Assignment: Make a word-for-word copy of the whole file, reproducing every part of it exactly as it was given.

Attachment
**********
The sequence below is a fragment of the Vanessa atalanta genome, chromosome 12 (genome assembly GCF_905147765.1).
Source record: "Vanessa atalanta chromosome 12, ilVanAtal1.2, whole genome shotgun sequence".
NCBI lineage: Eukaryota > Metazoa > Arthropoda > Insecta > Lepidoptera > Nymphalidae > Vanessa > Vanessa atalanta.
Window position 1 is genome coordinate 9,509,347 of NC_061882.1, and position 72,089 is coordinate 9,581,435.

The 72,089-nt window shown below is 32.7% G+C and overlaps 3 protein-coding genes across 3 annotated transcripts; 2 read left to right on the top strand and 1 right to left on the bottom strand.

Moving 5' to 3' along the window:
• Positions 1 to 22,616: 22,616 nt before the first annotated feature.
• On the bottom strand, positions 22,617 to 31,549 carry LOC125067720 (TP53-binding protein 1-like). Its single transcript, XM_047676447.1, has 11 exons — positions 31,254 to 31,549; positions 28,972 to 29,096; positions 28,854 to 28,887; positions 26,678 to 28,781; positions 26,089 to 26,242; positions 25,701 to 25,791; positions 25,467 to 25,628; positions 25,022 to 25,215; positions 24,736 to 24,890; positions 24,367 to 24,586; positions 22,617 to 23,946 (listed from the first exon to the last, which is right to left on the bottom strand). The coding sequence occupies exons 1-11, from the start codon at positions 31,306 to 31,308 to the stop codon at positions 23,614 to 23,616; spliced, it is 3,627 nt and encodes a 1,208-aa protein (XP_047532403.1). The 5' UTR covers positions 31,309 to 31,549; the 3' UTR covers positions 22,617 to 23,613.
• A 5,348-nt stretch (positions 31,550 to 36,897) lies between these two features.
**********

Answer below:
The sequence below is a fragment of the Vanessa atalanta genome, chromosome 12 (genome assembly GCF_905147765.1).
Source record: "Vanessa atalanta chromosome 12, ilVanAtal1.2, whole genome shotgun sequence".
NCBI lineage: Eukaryota > Metazoa > Arthropoda > Insecta > Lepidoptera > Nymphalidae > Vanessa > Vanessa atalanta.
Window position 1 is genome coordinate 9,509,347 of NC_061882.1, and position 72,089 is coordinate 9,581,435.

The 72,089-nt window shown below is 32.7% G+C and overlaps 3 protein-coding genes across 3 annotated transcripts; 2 read left to right on the top strand and 1 right to left on the bottom strand.

Moving 5' to 3' along the window:
• Positions 1 to 22,616: 22,616 nt before the first annotated feature.
• On the bottom strand, positions 22,617 to 31,549 carry LOC125067720 (TP53-binding protein 1-like). Its single transcript, XM_047676447.1, has 11 exons — positions 31,254 to 31,549; positions 28,972 to 29,096; positions 28,854 to 28,887; positions 26,678 to 28,781; positions 26,089 to 26,242; positions 25,701 to 25,791; positions 25,467 to 25,628; positions 25,022 to 25,215; positions 24,736 to 24,890; positions 24,367 to 24,586; positions 22,617 to 23,946 (listed from the first exon to the last, which is right to left on the bottom strand). The coding sequence occupies exons 1-11, from the start codon at positions 31,306 to 31,308 to the stop codon at positions 23,614 to 23,616; spliced, it is 3,627 nt and encodes a 1,208-aa protein (XP_047532403.1). The 5' UTR covers positions 31,309 to 31,549; the 3' UTR covers positions 22,617 to 23,613.
• A 5,348-nt stretch (positions 31,550 to 36,897) lies between these two features.